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Curr Drug Deliv. 2018;15(1):37-43. doi: 10.2174/1567201814666171019102537.

On the Importance of Polyurethane and Polyurea Nanosystems for Future Drug Delivery.

Author information

1
Nanobiotechnological Polymers Division, Ecopol Tech S.L., Industria 7, El Foix Business Park, 43720 L'Arboc. Spain.
2
School of Chemistry & Physics, University of Kwazulu-Natal, 4041 Durban. South Africa.

Abstract

BACKGROUND:

During the last decade, polyurethanes and polyureas have emerged as promising alternatives to classical polyacrylate-, polyester- and polyaminoacid-based drug delivery nanosystems. They are not only biocompatible and biodegradable, but also facilitate the manufacture of polymeric nanostructured nanoparticles in quantitative yields. The versatile chemistry reduces the amount of organic solvents used and allows the straightforward multifunctionalization of polymer precursors with the desired targeting molecule at each stage of the process.

OBJECTIVES:

To highlight the common issues encountered in current drug delivery systems (DDSs) and the state of the art of polyurethane and polyurea polymers that self-assemble in a stratified manner by hydrophobic interactions. Finally, we discuss the importance of taking a holistic view when applying polymer nanotechnologies, in order to enhance their efficiency during preclinical and clinical studies.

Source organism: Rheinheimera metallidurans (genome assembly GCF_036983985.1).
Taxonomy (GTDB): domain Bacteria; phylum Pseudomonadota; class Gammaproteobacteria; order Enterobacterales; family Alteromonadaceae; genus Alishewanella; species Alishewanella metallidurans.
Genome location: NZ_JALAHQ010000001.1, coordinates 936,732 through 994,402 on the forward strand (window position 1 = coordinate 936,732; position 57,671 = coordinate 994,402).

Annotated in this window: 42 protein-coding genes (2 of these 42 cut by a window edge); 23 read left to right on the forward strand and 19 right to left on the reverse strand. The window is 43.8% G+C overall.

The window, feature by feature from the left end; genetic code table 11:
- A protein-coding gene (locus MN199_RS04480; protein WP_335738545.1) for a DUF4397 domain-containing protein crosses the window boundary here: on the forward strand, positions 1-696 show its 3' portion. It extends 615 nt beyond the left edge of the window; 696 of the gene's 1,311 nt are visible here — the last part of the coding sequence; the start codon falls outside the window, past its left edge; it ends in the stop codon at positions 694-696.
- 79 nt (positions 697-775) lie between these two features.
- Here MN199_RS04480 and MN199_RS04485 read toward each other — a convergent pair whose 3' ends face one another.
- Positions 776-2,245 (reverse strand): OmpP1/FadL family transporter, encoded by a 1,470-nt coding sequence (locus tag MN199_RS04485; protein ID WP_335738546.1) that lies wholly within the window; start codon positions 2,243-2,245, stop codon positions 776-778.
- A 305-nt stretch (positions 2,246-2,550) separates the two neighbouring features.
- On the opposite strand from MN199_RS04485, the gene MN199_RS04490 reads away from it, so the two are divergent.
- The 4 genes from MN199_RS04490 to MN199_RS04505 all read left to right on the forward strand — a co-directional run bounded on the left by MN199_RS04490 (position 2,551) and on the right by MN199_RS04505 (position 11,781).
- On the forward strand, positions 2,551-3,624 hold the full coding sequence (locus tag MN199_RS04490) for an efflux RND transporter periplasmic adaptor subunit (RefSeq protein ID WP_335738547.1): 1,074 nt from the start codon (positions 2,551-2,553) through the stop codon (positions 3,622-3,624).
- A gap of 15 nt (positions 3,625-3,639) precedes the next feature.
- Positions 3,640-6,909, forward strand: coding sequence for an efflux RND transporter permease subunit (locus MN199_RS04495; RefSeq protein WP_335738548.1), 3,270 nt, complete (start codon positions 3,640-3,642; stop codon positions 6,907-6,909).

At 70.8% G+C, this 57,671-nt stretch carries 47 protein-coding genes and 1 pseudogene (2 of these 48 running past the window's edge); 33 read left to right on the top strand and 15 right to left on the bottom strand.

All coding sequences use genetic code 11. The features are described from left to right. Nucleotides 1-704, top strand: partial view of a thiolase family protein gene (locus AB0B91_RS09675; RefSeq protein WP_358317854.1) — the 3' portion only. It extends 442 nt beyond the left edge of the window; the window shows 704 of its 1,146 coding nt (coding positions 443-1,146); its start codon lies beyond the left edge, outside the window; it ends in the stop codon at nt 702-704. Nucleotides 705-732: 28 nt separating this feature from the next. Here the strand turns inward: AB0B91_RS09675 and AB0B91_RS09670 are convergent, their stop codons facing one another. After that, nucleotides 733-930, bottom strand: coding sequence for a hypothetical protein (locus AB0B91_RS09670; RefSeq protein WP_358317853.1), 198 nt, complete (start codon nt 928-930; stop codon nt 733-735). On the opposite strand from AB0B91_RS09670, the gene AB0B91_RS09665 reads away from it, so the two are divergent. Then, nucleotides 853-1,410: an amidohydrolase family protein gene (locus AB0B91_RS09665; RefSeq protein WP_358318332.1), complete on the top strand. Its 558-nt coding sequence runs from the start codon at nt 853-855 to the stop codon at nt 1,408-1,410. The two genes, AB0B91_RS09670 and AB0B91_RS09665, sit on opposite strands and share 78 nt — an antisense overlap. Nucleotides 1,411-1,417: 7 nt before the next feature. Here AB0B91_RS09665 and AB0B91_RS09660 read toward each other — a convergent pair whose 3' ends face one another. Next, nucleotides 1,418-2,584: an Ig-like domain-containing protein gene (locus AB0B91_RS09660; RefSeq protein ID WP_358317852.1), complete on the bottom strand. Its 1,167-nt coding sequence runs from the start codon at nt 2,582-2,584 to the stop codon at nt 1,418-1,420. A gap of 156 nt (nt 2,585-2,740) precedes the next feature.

CONCLUSIONS:

Polyurethane-polyurea nanoparticles (PUUa NPs) emerge as suitable platforms to be manufactured in a cost-effective manner at industrial scale and following environmentally friendly synthetic methods. Furthermore, they allow the controlled delivery of a wide range of drugs and can be rapidly adapted to many clinical requirements by means of FDA-approved precursors. Additionally, the ease with which PUUa nanoparticles are biodegraded ensures control over temporal aspects of drug delivery compared to other nanosystems. These advantages make PUUa NPs attractive drug delivery vehicles as long as adequate safety and ethical guidelines for new NP formulations are developed.

KEYWORDS:

Drug discovery; delivery systems; encapsulation; medicinal chemistry; polymers; targeting

[Indexed for MEDLINE]

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